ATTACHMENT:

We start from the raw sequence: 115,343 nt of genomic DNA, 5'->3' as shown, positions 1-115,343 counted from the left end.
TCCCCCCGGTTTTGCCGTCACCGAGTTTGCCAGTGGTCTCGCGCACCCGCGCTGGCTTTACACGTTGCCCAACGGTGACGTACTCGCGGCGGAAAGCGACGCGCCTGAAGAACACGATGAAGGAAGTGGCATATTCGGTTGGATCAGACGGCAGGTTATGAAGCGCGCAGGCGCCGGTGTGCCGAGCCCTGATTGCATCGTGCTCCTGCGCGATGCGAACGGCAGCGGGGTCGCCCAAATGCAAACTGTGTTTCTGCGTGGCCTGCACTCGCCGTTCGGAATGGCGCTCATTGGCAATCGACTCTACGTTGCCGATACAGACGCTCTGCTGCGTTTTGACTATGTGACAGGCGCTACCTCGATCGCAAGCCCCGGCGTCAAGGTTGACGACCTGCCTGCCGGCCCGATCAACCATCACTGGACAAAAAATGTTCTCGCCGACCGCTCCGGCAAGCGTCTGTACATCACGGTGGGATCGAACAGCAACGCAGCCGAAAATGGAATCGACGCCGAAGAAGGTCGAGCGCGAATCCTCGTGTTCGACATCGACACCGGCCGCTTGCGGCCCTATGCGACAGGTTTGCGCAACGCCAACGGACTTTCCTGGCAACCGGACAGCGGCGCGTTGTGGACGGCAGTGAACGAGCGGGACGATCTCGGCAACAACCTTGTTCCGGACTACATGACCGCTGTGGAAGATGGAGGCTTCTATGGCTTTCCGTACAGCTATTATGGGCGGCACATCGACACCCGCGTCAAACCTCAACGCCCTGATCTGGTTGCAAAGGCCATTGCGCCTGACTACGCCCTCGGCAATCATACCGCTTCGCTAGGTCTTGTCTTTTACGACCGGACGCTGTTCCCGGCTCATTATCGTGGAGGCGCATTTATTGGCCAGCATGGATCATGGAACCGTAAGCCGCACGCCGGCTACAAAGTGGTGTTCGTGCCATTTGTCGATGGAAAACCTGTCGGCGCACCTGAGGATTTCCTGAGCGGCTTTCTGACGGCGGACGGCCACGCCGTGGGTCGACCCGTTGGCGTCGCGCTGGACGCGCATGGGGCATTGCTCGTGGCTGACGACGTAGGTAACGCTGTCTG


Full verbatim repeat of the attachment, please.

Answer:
We start from the raw sequence: 115,343 nt of genomic DNA, 5'->3' as shown, positions 1-115,343 counted from the left end.
TCCCCCCGGTTTTGCCGTCACCGAGTTTGCCAGTGGTCTCGCGCACCCGCGCTGGCTTTACACGTTGCCCAACGGTGACGTACTCGCGGCGGAAAGCGACGCGCCTGAAGAACACGATGAAGGAAGTGGCATATTCGGTTGGATCAGACGGCAGGTTATGAAGCGCGCAGGCGCCGGTGTGCCGAGCCCTGATTGCATCGTGCTCCTGCGCGATGCGAACGGCAGCGGGGTCGCCCAAATGCAAACTGTGTTTCTGCGTGGCCTGCACTCGCCGTTCGGAATGGCGCTCATTGGCAATCGACTCTACGTTGCCGATACAGACGCTCTGCTGCGTTTTGACTATGTGACAGGCGCTACCTCGATCGCAAGCCCCGGCGTCAAGGTTGACGACCTGCCTGCCGGCCCGATCAACCATCACTGGACAAAAAATGTTCTCGCCGACCGCTCCGGCAAGCGTCTGTACATCACGGTGGGATCGAACAGCAACGCAGCCGAAAATGGAATCGACGCCGAAGAAGGTCGAGCGCGAATCCTCGTGTTCGACATCGACACCGGCCGCTTGCGGCCCTATGCGACAGGTTTGCGCAACGCCAACGGACTTTCCTGGCAACCGGACAGCGGCGCGTTGTGGACGGCAGTGAACGAGCGGGACGATCTCGGCAACAACCTTGTTCCGGACTACATGACCGCTGTGGAAGATGGAGGCTTCTATGGCTTTCCGTACAGCTATTATGGGCGGCACATCGACACCCGCGTCAAACCTCAACGCCCTGATCTGGTTGCAAAGGCCATTGCGCCTGACTACGCCCTCGGCAATCATACCGCTTCGCTAGGTCTTGTCTTTTACGACCGGACGCTGTTCCCGGCTCATTATCGTGGAGGCGCATTTATTGGCCAGCATGGATCATGGAACCGTAAGCCGCACGCCGGCTACAAAGTGGTGTTCGTGCCATTTGTCGATGGAAAACCTGTCGGCGCACCTGAGGATTTCCTGAGCGGCTTTCTGACGGCGGACGGCCACGCCGTGGGTCGACCCGTTGGCGTCGCGCTGGACGCGCATGGGGCATTGCTCGTGGCTGACGACGTAGGTAACGCTGTCTG